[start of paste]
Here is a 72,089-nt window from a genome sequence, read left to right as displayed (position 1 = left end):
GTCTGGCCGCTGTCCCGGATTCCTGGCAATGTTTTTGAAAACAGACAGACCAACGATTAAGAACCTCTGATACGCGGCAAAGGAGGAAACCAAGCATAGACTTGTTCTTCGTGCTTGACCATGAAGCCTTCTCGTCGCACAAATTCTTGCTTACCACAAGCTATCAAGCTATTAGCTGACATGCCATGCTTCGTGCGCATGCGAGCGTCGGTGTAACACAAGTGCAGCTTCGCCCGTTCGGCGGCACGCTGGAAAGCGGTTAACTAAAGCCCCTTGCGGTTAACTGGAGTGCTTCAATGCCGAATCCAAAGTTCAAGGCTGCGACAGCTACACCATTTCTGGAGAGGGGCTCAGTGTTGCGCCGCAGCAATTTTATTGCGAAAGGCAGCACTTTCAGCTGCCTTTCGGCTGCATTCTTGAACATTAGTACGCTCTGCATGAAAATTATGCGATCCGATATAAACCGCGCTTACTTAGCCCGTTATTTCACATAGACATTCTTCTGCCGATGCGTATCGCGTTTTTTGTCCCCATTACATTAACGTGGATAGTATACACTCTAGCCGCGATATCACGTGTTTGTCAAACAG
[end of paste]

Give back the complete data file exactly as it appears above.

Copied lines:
Here is a 72,089-nt window from a genome sequence, read left to right as displayed (position 1 = left end):
GTCTGGCCGCTGTCCCGGATTCCTGGCAATGTTTTTGAAAACAGACAGACCAACGATTAAGAACCTCTGATACGCGGCAAAGGAGGAAACCAAGCATAGACTTGTTCTTCGTGCTTGACCATGAAGCCTTCTCGTCGCACAAATTCTTGCTTACCACAAGCTATCAAGCTATTAGCTGACATGCCATGCTTCGTGCGCATGCGAGCGTCGGTGTAACACAAGTGCAGCTTCGCCCGTTCGGCGGCACGCTGGAAAGCGGTTAACTAAAGCCCCTTGCGGTTAACTGGAGTGCTTCAATGCCGAATCCAAAGTTCAAGGCTGCGACAGCTACACCATTTCTGGAGAGGGGCTCAGTGTTGCGCCGCAGCAATTTTATTGCGAAAGGCAGCACTTTCAGCTGCCTTTCGGCTGCATTCTTGAACATTAGTACGCTCTGCATGAAAATTATGCGATCCGATATAAACCGCGCTTACTTAGCCCGTTATTTCACATAGACATTCTTCTGCCGATGCGTATCGCGTTTTTTGTCCCCATTACATTAACGTGGATAGTATACACTCTAGCCGCGATATCACGTGTTTGTCAAACAG